In short, sed will not match the expected pattern without the \+. Try it:
echo '<ias-instance id="SOA_BLD02_CAS.bld02cashost01.myorganization.com.au" name="SOA_BLD02_CAS.bld02cashost01.myorganization.com.au">'| sed 's@.*name="\([^.]+\)\..*@\1@'
On my system, that command re-prints the input--no modifications. In other words, sed saw there was no matching pattern for its substitution.
As I understand it, without the backslash to escape it, sed will interpret the + as a literal character to match--not a pattern modifier.
I ran some tests, and the unescaped + causes some odd results. It appears to act as both: a literal + and a pattern modifier at the same time
$ echo "D_Hnope" | sed 's@\([^n]+\).*@\1@'
$ echo "D_H+nope" | sed 's@\([^n]+\).*@\1@'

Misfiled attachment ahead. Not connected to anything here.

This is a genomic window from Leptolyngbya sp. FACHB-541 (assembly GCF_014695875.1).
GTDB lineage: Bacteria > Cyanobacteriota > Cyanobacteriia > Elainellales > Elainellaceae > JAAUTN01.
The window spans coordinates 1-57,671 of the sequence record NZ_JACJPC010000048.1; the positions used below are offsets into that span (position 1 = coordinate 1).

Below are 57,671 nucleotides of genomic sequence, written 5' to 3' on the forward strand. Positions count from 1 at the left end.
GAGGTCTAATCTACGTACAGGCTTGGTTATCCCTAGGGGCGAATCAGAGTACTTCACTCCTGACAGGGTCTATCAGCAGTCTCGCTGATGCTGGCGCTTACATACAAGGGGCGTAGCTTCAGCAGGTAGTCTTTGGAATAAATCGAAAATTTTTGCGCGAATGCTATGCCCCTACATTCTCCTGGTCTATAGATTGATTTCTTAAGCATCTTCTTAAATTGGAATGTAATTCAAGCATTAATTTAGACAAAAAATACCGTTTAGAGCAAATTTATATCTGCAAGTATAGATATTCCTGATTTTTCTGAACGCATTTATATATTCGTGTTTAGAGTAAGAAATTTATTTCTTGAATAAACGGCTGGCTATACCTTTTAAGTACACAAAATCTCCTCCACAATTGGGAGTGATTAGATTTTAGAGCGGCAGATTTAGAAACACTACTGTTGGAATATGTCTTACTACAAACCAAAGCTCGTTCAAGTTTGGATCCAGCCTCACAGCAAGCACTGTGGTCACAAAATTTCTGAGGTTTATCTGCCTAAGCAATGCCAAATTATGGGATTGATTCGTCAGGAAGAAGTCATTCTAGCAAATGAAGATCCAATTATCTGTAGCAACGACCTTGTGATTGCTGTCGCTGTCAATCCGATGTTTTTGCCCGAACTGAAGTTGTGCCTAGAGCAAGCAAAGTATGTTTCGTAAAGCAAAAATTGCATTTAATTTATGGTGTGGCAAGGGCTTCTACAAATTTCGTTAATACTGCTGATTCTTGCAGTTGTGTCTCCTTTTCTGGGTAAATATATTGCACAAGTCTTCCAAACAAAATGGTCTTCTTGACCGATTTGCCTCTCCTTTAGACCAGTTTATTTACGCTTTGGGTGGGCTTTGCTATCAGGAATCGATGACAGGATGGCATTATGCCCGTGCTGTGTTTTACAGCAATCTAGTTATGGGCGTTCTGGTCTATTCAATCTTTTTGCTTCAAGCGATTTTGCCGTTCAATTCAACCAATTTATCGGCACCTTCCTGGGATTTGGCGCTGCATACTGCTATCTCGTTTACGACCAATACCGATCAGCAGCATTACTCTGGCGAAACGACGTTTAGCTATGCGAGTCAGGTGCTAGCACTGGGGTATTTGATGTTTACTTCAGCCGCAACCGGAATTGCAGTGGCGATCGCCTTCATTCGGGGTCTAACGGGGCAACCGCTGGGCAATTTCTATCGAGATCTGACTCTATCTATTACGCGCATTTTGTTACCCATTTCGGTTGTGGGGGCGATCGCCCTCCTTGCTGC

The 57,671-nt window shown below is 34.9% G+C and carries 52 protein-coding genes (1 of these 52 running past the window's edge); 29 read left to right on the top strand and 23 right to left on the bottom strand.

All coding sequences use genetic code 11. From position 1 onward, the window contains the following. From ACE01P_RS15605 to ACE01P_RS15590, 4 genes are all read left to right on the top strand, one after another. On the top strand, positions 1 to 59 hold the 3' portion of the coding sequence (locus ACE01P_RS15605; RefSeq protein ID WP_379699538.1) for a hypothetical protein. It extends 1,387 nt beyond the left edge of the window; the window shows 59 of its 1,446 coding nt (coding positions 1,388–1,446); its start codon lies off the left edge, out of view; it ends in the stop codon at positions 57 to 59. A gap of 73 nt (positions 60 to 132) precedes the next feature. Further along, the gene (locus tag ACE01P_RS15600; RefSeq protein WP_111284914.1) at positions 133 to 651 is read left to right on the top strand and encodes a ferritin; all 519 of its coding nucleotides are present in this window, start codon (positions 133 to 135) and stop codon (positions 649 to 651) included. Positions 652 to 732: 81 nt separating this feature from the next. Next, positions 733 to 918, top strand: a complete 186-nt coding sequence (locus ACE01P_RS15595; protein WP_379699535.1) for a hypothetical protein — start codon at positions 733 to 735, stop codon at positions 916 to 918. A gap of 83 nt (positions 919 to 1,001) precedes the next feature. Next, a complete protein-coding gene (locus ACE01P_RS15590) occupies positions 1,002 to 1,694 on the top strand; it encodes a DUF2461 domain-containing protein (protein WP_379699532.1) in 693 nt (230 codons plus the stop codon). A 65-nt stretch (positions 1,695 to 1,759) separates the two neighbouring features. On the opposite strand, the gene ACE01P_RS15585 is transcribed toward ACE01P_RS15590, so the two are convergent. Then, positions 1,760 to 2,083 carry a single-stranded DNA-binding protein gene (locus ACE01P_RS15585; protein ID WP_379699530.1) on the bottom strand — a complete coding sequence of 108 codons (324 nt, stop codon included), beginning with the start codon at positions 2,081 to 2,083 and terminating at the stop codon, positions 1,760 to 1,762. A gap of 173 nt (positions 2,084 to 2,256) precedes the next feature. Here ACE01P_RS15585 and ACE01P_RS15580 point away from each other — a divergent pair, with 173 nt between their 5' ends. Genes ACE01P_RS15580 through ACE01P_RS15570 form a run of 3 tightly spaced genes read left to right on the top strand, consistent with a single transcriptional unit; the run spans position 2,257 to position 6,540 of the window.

I'm sure there's some documentation out there that explains it. Though, there seems to be too many
types/groups of regular expressions. Basic shell regular expressions, extended, Perl, and who knows what else.
One instance of my alleged "documentation out there" appears to be this page
This is a consequence of invoking sed without and with the -r option. This is the same reason why the parentheses are escaped in my expression--otherwise sed will want to match a literal open/close parenthesis.
Using '-r' tells sed to use "extended regular expressions." I won't pretend to know all the differences between them, but it appears that one key difference is that, with basic regular expressions, literal text is assumed for characters more often than not.
My preference is to have something to catch my attention in an expression if I'm doing something that is not a literal match. The escapes are that flag for me. But if you're the type of person that wants uncluttered expressions and prefers to escape the metacharacters to match their literal values, then the '-r' option is probably more your style.